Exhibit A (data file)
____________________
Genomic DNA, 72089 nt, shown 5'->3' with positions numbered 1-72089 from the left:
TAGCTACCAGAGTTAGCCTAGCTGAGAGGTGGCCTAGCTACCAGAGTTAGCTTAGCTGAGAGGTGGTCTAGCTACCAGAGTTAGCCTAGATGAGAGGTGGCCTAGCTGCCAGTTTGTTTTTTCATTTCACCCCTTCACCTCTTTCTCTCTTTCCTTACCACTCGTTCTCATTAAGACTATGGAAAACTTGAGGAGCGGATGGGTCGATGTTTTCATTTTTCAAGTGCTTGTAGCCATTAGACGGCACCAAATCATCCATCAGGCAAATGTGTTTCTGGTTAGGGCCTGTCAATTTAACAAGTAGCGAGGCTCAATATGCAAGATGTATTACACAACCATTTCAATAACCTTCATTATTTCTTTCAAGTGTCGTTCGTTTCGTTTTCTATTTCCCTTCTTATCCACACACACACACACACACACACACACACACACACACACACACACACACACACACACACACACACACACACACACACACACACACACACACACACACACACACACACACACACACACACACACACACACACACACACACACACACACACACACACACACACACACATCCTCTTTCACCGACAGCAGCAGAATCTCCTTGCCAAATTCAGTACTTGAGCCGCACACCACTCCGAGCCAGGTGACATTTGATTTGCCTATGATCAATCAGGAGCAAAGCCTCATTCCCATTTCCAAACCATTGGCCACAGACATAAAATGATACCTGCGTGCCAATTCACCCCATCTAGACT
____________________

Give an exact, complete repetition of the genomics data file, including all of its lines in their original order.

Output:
Genomic DNA, 72089 nt, shown 5'->3' with positions numbered 1-72089 from the left:
TAGCTACCAGAGTTAGCCTAGCTGAGAGGTGGCCTAGCTACCAGAGTTAGCTTAGCTGAGAGGTGGTCTAGCTACCAGAGTTAGCCTAGATGAGAGGTGGCCTAGCTGCCAGTTTGTTTTTTCATTTCACCCCTTCACCTCTTTCTCTCTTTCCTTACCACTCGTTCTCATTAAGACTATGGAAAACTTGAGGAGCGGATGGGTCGATGTTTTCATTTTTCAAGTGCTTGTAGCCATTAGACGGCACCAAATCATCCATCAGGCAAATGTGTTTCTGGTTAGGGCCTGTCAATTTAACAAGTAGCGAGGCTCAATATGCAAGATGTATTACACAACCATTTCAATAACCTTCATTATTTCTTTCAAGTGTCGTTCGTTTCGTTTTCTATTTCCCTTCTTATCCACACACACACACACACACACACACACACACACACACACACACACACACACACACACACACACACACACACACACACACACACACACACACACACACACACACACACACACACACACACACACACACACACACACACACACACACACACACACACACACACACACATCCTCTTTCACCGACAGCAGCAGAATCTCCTTGCCAAATTCAGTACTTGAGCCGCACACCACTCCGAGCCAGGTGACATTTGATTTGCCTATGATCAATCAGGAGCAAAGCCTCATTCCCATTTCCAAACCATTGGCCACAGACATAAAATGATACCTGCGTGCCAATTCACCCCATCTAGACT